Figure 1. The Threat, 2020, by Francisca Lita Sáez



Acrylic and pastels, 18" x 25".


In An Unequal Fight, 2 figures try to protect human and nonhuman organs from viral invasion. In both paintings, red suggests the novel virus’ malignancy, against which we have inadequate immunity.

Figure 2. An Unequal Fight, 2020, by Francisca Lita Sáez



Acrylic and Pastels, 18" x 25".


In Stop Pandemic, a well-defined individual suffers infection despite a hand raised in a plea to stop the virus’ blows, symbolized in red as direct hits. Other figures, less defined in shape and color, flee, suggesting capitulation to illness, despite our pleas and despite our fight.

Figure 3. Stop Pandemic, 2020, by Francisca Lita Sáez



Acrylic and pastels, 18" x 25".


Lita Sáez’s paintings portray the SARS-CoV-2 virus’ global trail of death, but they suggest that hope might yet spring from collaboration between art and medicine and the therapeutic capacity of both.


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  3. Sweeney G. Salvation in a time of plague. AMA J Ethics. 2020;22(5):E441-E445.
  4. Dequeker J. The plague and the art of painting: some examples. Verh K Acad Geneeskd Belg. 1999;61(2):411-416.
  5. Peiffer-Smadja N, Thomas M. The plague: a disease that is still haunting our collective memory. Rev Med Interne. 2017;38(6):402-406.
  6. Ziskind B, Halioua B. Histoire de la quarantaine. Rev Prat. 2008;58(20):2314-2317.
  7. Salter V, Ramachandran M. Medical conditions in works of art. Br J Hosp Med (Lond). 2008;69(2):91-94.
  8. Vicente-Herrero T. Art and therapy in the Valencian context of the crisis, 2008-2018. In: De la Calle R, ed. Between Crisis, Resistance and Creativity: The Last Ten Years of Contemporary Valencian Art (2008-2018). España, Valencia: Polytechnic University of Valencia; 2020.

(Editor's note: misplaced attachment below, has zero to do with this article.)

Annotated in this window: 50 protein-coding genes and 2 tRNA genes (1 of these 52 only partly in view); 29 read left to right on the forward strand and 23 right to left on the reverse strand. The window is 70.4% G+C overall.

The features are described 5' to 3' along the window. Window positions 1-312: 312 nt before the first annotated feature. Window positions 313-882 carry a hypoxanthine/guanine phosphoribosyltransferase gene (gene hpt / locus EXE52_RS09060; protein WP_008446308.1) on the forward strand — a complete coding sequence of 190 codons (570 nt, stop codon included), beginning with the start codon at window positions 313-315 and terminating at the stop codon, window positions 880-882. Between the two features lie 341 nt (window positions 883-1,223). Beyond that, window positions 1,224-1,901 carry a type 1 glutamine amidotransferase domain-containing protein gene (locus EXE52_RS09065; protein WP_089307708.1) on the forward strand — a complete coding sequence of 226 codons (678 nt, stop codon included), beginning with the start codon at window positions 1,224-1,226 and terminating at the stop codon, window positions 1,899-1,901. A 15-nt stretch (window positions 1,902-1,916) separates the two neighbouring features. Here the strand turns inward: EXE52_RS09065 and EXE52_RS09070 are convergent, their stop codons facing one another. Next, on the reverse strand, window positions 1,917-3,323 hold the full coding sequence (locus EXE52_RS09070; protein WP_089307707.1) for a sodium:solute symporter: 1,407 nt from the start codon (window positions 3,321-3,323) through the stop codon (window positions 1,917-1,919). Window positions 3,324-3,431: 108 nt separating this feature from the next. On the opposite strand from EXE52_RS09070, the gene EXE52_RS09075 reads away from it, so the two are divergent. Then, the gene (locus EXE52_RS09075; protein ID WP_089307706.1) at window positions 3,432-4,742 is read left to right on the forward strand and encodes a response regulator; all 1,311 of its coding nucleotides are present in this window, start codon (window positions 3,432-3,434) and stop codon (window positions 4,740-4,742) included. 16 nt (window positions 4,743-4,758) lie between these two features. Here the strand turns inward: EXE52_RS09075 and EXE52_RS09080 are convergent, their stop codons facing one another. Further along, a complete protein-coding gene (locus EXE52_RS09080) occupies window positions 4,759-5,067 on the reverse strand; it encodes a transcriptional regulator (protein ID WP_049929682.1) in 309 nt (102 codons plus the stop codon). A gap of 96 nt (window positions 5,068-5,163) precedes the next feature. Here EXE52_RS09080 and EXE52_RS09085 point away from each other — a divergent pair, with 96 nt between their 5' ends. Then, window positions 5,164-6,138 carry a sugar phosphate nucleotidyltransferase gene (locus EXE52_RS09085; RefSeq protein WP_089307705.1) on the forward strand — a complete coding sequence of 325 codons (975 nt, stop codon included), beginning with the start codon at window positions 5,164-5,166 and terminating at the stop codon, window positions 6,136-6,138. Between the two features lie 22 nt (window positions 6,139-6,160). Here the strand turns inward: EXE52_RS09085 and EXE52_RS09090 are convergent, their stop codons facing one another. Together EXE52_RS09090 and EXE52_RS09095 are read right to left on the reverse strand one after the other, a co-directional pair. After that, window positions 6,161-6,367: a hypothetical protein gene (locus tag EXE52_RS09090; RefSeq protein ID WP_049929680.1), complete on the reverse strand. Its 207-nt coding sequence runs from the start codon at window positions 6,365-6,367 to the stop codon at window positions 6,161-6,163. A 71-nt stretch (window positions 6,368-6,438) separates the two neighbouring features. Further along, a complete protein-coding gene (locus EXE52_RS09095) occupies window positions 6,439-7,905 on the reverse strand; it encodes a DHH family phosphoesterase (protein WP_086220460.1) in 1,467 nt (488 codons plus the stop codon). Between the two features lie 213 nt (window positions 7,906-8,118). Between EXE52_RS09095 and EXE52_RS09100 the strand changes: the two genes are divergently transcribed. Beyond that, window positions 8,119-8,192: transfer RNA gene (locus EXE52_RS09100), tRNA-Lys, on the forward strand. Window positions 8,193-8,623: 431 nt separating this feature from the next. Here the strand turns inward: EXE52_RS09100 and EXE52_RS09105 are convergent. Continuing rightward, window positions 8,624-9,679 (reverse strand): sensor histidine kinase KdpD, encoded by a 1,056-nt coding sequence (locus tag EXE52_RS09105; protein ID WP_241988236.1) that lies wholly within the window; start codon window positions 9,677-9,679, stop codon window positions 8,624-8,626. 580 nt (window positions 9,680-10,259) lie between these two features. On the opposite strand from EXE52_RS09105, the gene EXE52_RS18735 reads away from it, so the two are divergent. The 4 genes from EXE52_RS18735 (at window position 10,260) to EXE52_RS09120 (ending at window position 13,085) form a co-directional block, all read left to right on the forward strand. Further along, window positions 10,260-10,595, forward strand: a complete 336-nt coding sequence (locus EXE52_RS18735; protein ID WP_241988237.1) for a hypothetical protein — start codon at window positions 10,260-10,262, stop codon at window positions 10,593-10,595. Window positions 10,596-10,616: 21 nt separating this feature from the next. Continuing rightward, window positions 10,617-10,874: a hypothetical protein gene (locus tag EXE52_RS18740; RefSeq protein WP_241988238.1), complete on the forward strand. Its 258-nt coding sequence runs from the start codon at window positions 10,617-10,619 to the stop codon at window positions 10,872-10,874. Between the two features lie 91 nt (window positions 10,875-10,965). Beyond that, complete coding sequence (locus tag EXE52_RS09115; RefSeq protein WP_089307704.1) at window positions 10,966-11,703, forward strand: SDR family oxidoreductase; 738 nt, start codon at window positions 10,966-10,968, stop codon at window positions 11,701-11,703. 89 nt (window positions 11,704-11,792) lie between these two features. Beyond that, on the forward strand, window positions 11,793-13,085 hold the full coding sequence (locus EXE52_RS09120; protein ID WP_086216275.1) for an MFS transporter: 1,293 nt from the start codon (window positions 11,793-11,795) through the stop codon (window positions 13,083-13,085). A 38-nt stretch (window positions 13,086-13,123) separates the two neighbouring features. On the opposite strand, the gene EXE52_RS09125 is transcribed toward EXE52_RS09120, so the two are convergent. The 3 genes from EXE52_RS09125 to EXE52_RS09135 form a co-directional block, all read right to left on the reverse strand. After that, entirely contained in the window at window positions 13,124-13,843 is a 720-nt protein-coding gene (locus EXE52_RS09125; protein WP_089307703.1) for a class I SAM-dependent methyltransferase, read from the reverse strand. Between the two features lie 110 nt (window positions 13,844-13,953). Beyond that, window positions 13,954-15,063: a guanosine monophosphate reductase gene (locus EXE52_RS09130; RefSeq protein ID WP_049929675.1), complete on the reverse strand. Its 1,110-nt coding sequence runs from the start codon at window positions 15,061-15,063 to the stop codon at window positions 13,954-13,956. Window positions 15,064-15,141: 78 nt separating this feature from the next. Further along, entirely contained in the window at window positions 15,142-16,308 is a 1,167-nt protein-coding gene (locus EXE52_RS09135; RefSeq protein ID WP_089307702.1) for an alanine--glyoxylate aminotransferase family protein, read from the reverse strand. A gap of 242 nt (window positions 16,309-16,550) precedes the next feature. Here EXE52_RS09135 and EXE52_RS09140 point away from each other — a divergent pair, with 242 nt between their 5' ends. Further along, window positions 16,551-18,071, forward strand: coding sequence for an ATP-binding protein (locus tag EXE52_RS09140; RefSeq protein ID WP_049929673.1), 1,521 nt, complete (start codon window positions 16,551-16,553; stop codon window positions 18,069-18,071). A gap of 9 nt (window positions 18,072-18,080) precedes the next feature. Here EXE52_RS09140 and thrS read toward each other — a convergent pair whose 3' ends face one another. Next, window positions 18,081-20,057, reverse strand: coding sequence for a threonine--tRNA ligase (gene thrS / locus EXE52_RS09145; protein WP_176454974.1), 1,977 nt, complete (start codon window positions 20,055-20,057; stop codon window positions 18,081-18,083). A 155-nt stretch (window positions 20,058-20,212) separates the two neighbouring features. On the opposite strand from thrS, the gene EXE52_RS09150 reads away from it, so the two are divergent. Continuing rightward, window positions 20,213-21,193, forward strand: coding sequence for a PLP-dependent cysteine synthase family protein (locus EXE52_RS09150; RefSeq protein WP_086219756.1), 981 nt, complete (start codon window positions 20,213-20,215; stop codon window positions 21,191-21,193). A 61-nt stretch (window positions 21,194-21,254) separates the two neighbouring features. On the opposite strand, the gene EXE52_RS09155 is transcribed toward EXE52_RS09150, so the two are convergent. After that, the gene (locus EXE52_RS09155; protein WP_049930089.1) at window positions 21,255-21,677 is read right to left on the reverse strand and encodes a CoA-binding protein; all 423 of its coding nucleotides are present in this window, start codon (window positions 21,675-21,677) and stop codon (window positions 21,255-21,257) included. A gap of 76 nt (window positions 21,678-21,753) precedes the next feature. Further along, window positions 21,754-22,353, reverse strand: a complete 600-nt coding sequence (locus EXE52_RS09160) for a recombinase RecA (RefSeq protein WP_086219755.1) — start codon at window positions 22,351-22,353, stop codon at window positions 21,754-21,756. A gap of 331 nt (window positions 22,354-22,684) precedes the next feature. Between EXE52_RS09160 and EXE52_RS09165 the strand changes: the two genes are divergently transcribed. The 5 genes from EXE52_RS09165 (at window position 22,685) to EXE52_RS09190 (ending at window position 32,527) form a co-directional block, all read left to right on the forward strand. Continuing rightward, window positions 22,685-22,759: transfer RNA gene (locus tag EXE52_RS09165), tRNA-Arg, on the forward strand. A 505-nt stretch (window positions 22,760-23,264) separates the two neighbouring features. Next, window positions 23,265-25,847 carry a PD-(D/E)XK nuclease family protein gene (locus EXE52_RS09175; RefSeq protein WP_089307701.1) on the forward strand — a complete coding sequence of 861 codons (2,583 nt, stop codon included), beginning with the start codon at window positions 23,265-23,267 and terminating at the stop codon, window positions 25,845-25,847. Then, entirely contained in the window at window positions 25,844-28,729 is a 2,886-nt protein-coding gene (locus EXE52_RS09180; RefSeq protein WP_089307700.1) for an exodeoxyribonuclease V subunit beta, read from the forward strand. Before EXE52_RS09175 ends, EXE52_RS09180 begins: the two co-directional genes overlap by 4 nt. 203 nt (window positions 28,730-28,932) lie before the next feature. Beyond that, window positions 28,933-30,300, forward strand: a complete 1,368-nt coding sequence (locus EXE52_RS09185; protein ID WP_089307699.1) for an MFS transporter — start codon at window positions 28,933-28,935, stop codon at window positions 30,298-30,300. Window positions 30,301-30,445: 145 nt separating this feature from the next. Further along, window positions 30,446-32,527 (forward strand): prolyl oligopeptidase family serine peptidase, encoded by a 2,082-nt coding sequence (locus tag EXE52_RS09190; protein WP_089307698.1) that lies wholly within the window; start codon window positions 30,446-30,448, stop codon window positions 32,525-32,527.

9. The British Association of Art Therapists. What is the art therapy? Accessed July 9, 2020.

  10. American Art Therapy Association. About art therapy. Accessed July 9, 2020.

  11. Zucchella C, Sinforiani E, Tamburin S, et al. The multidisciplinary approach to Alzheimer’s disease and dementia. A narrative review of non-pharmacological treatment. Front Neurol. 2018;9:1058.

  12. Shaballout N, Aloumar A, Neubert TA, Dusch M, Beissner F. Digital pain drawings can improve doctors’ understanding of acute pain patients: survey and pain drawing analysis. JMIR Mhealth Uhealth. 2019;7(1):e11412.

  13. Rentz CA. Memories in the making: outcome-based evaluation of an art program for individuals with dementing illnesses. Am J Alzheimers Dis Other Demen. 2002;17(3):175-181.
  14. Ruiz MI, Aceituno D, Rada G. Art therapy for schizophrenia? Medwave. 2017;17(suppl 1):e6845.


AMA J Ethics. 2020;22(10):E893-897.



Conflict of Interest Disclosure

The author(s) had no conflicts of interest to disclose. 

The viewpoints expressed in this article are those of the author(s) and do not necessarily reflect the views and policies of the AMA.